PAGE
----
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Onion Soup; French - Recipe
A deservedly classic dish, which can be a substantial starter, or, when served with good bread, a meal in its own right. Although good vegetarian versions can be made using proprietary stock brands - such as Marigold Bouillon - you need homemade dark chicken stock (q.v.) to make something truly excellent.
If you have the time, try not to hurry the making of this soup, as its success largely lies in its long, slow cooking process.
- Suitable for Vegetarians
- Suitable for Vegans
For 4 generous helpings: (although it might be worth doubling-up and freezing the leftovers)
90gr/3 oz Butter
5 large Spanish Onions or 6 large English Onions (the former are better for this dish, as they are sweeter and less fiery) - or you can use a mixture (as in the photograph)
4 medium cloves of Garlic, peeled and finely-chopped
2 teaspoons (10ml) Caster Sugar
3 tablespoons (45ml) Flour
1 litre 'Dark Chicken Stock' (q.v.) or stock made with a good proprietary brand, such as Knorr or Marigold (see note above)
300ml / ½ pint Dry White Wine
½ teaspoon Dried Herbes de Provence - the best, containing both green anise & lavender comes from www.gourmetherbs.co.uk (http://www.gourmetherbs.co.uk/)
1 Bay Leaf
Salt and plenty of freshly-ground Pepper to taste (the quantity will depend on the saltiness of your initial stock)
8 small slices from a French loaf, about 2cm/¾ ins thick, either one day old, or very lightly toasted
1 extra clove of Garlic for rubbing the French bread croûtes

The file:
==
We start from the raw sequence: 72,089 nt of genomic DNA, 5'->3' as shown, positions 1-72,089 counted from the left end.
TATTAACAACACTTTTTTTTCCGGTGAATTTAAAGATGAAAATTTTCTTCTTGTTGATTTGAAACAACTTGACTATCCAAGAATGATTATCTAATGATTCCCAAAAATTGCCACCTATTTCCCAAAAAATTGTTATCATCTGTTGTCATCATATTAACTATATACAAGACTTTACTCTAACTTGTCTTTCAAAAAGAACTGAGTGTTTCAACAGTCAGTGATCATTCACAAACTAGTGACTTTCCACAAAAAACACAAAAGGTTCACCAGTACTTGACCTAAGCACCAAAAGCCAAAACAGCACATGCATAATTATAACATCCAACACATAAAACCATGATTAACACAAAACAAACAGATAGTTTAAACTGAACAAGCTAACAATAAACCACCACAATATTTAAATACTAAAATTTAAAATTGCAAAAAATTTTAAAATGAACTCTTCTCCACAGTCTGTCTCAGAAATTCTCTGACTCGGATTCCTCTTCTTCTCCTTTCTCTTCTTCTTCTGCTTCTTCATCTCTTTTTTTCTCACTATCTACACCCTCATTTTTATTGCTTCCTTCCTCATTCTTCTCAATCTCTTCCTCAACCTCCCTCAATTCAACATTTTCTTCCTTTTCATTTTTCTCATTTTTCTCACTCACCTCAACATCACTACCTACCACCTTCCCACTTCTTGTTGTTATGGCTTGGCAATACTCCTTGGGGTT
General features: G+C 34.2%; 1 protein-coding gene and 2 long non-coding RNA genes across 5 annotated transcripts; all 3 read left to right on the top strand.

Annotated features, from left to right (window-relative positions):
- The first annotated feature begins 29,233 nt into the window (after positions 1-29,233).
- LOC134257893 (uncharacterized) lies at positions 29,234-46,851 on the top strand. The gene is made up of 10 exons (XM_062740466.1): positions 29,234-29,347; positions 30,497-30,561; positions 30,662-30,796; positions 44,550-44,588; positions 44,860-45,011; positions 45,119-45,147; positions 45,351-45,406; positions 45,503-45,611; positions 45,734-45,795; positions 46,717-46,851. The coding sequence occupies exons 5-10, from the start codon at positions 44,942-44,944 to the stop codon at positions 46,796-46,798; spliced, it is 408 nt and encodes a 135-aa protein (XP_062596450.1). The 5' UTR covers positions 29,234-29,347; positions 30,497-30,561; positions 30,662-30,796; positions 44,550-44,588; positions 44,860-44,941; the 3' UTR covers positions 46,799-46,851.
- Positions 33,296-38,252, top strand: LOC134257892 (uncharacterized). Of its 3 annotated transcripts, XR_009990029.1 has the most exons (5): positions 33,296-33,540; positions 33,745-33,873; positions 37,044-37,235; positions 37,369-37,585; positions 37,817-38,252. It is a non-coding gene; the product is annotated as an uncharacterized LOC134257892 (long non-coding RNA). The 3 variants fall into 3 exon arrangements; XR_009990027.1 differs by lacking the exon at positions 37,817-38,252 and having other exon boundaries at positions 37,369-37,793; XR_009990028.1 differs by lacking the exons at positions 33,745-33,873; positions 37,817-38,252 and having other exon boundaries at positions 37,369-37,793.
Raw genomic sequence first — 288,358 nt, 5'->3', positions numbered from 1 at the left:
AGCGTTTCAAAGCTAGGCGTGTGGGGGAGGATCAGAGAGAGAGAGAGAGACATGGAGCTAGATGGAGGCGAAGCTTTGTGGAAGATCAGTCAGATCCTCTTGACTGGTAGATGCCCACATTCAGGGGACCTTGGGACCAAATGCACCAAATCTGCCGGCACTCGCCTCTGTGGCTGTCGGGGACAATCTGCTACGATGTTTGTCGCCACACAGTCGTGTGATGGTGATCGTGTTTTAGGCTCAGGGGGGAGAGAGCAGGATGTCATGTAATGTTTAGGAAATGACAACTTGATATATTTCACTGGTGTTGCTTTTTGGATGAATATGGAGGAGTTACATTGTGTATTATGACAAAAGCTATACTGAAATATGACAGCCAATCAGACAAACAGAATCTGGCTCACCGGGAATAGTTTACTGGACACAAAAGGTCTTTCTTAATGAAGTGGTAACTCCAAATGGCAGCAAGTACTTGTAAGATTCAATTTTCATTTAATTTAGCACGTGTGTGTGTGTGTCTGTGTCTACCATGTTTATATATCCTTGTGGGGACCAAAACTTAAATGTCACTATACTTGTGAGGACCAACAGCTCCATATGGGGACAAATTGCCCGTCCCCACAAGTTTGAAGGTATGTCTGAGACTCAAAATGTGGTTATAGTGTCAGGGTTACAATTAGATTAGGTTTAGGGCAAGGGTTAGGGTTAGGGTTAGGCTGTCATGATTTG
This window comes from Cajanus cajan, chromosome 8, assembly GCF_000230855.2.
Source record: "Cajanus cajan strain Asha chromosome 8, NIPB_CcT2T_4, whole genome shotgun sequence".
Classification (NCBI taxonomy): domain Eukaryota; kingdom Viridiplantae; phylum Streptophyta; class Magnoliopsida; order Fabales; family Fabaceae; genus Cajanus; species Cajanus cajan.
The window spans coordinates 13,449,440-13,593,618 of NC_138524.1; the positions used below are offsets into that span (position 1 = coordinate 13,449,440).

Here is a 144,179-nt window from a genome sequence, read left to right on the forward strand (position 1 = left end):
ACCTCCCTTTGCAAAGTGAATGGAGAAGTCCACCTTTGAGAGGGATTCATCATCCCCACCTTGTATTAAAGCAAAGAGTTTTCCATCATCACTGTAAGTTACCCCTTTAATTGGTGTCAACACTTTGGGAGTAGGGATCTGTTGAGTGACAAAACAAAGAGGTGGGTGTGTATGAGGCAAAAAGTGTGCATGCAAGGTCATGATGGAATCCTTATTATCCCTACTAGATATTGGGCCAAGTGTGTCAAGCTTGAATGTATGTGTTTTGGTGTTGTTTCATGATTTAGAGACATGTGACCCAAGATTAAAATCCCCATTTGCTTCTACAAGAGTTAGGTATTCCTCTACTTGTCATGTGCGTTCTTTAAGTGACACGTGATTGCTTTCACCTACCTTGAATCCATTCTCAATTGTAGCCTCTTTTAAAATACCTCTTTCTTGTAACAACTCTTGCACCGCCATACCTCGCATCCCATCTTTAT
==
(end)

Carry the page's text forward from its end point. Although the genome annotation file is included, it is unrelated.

120gr/4 oz freshly-grated Gruyere or Parmesan Cheese (or a mixture of both)
1. Melt the butter over a low heat in a heavy saucepan big enough to hold all the ingredients.
2. Add the thinly-sliced onions and cook them gently until they're translucent.
3. Add the sugar and increase the heat to medium and cook until the onions are golden brown but not burnt.
4. Reduce the heat, add the garlic and after a further minute the flour, mixing this well in.
5. Slowly add the stock & wine, mixing it in until you have a smooth mixture.
6. Add the Herbes de Provence and Bay Leaf and increase the heat to medium, stirring occasionally until the soup comes to the boil.
7. Reduce the heat to maintain a bare simmer, and cook at this slow speed for 1 hour.
8. Check the soup for seasoning and the soup is now ready to serve.
Do this by rubbing each side of the French bread slices (croûtes) with a halved clove of garlic, then either allowing your guests to help themselves to these - by floating one on top of the soup sprinkled with self-service cheese.
Or doing this in the kitchen, and quickly melting the floating cheese under the grill. This can be repeated a second time, with the second croûte and remaining cheese as the meal progresses.